Note: the following true tale of how I passed myself off as a woman in order to break into print first appeared on Authors Electric, the great collective book, February 12, 2013. http://authorselectric.blogspot.com
I had a date with a model last night. I can’t talk about her, but I can tell you this: the road to hell is truly paved with the best dimensions. Then again, years ago, I found the road to heaven’s gate in a cross-country move.
Time: the middle-Eighties, when we still sent letters.
I set out from San Francisco, where a strayed loin is the quickest way to get from Pant A to Pant B. Destination: New York City, the heart of the publishing action. I arrived with fire in the belly—and more in need of a fresh start than any hundred writers.
Why? In the previous decade I’d sent out thousands of queries. Though I now had something wild and fresh, a query recognized as mine would call to mind yesterday’s cabbage.
I had a chance in Gotham to change the way agents perceived me. And I hadn’t come unarmed: I’d arrived at a clear understanding that the query process was weighted in favor of agents. With hundreds of queries a week to tear through, they were looking for grounds to reject—not to read. And grounds for rejection included far more than grammatical howlers. NYC agents might guess my probable income from my Queens address. My age, job and education could be turned against me too.
So the playing field had to be leveled.
First moves: I rented a mid-town mail drop and bribed the manager to allow me to call my box number a Suite. I kept my life out of my queries, declining any specifics. Education? “A good school.” Age? “Young, but not absurdly.” Employment? ‘I live comfortably on an inheritance.’ And…
My nomme de guerre? Kelly Wilde.
One year later. Same old bleep. But how could this be happening? I’d found my voice; my query rocked; I even had a Good Address.
One night I recalled having read that about 80% of agents and editors were female. What if I…Well, did I dare…
I tried adding one more e to my pen name: Kelley Wilde. Talk about Yeah, Baby moments! But I’d have to alter my handwriting, too, to keep my gender under wraps when I signed my letters. And, like good ole Dustin in Tootsie, I began to think continuously of little touches and trademark phrases that belonged to Kelley-Welley.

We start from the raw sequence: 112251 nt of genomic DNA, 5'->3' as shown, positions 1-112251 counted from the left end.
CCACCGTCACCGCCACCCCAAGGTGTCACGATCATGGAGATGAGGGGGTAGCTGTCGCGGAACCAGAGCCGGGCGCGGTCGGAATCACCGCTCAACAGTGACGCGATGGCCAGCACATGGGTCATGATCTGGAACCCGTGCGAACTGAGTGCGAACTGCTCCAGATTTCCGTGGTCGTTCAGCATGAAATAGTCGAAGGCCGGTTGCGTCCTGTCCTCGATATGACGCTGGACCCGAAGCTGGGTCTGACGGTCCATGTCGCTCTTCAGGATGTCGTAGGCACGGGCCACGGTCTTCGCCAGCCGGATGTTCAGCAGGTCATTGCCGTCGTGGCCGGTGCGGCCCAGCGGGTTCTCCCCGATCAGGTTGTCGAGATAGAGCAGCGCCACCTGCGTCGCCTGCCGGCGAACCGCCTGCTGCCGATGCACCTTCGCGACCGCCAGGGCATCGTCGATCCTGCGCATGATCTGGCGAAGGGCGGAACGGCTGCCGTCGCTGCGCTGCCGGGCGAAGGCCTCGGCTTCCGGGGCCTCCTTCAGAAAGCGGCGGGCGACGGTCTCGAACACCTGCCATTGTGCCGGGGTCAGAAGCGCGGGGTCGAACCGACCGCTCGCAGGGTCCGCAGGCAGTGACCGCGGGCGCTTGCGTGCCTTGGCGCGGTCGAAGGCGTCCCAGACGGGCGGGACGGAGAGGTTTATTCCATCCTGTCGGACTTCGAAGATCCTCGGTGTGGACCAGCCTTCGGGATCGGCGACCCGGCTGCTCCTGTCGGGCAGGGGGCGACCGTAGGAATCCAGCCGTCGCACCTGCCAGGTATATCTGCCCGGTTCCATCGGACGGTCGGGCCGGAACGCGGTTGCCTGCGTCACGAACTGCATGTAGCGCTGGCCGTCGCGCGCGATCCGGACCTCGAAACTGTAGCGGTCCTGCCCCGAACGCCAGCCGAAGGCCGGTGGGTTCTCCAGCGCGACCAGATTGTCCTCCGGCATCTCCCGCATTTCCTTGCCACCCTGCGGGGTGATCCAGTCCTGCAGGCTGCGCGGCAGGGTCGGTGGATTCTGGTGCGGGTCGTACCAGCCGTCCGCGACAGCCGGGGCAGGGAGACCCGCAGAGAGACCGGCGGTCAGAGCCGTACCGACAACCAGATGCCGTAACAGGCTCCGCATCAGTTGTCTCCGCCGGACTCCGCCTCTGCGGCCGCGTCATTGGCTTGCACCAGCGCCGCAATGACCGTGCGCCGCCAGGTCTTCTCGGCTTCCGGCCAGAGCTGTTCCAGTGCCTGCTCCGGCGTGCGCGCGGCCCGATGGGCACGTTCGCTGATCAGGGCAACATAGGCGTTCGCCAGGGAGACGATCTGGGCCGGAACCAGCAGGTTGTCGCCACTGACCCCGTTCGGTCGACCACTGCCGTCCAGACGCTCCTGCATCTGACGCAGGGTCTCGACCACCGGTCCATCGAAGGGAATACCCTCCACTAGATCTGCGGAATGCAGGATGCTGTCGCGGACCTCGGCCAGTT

One day I received the letter that all writers dream of: The opening pages just blew me away…I’ve got to read your manuscript…I heard cash register ringing when I saw your name!
Was Kelley-Welley happy? Oooo, I could have danced all night—and did when X, the Pennsylvania-based agent, agreed to represent me. She loved my book, The Suiting, and wanted to know allllll about me. She asked me to call her, collect, any time.
Well, here the comedy began: though X had never asked me, I knew that she thought I was female. Obviously, I couldn’t call her. But I didn’t want to offend her, and so…Kelley-Welley was given Big Backstory Blues: a childhood tragedy had resulted in both shyness and a fear of phones. One day when we met, though, we’d be like old friends and hug away like maniacs. This went on, absurdly. A sort of race against the clock with hopes that X could land a sale before the jig was up.
One night Kelley-Welley possessed me while I was composing a letter to X. To my horror, I found myself typing: “Oh, X, it isn’t fair! Why did I have to be both smoking hot and shy?” I tried to shred the letter. Failed. I tried to burn it. Failed again. The next morning I barely succeeded in passing the mailbox in order to trash my lunatic sex kitten outburst. I was getting far too deeply into character, I knew. And naughty Kelley-Welley seemed to be stronger than I.
But before I slipped again an offer was made on The Suiting—the first novel from a total cipher who claimed to be frightened of phones.
The time had come to meet with X. And I decided that sooner was better. So we arranged our date by post, fifteen years before I’d buy my first computer. Then Kelley-Welley suited up, spruced his hair, shined his shoes, and bused to Pennsylvania. I recognized X at a glance by the hurt and confusion I saw in her eyes.
We enjoyed a pleasant lunch and went over the plans for my next book, since Tor wanted a two-book contract. At the end of lunch, I asked her: Would she have represented me if she’d known that I wasn’t a woman?
Before you pass judgment, consider her words: “Honestly, I don’t know. The book was so dark and unsettling…If I’d known you were a man…” X didn’t have to finish that. If I’d played by the rules, I’d have gone to my grave without ever selling a book.
The changes that followed were subtle and spaced over the course of a year. X led me through the process, protecting and advising me, and for that I will always be grateful. But after the first book was published, she began to grow more distant. And one day my editor complained that X seldom came to the city and too often did not return calls. I needed a good New York agent, she said.
I had my pick of several—and, wouldn’t you know it, I picked the wrong one. But we all have our screw-ups and pipers to pay. And once upon a time I played a cool, slick game of ball when the odds against me were 10,000 to 1.
Let the trumpets sound in honor now of your own dazzling footwork on a playing field tilted to favor The House.
Enough talk about publishing. Kelley-Welley is long gone. May I close on a note that is pure Reb MacRath?
Change your opinions less often than your undies. But let the same two rules apply: Keep them fresh. And let your manner inspire the warmest of wishes for a more intimate look underneath.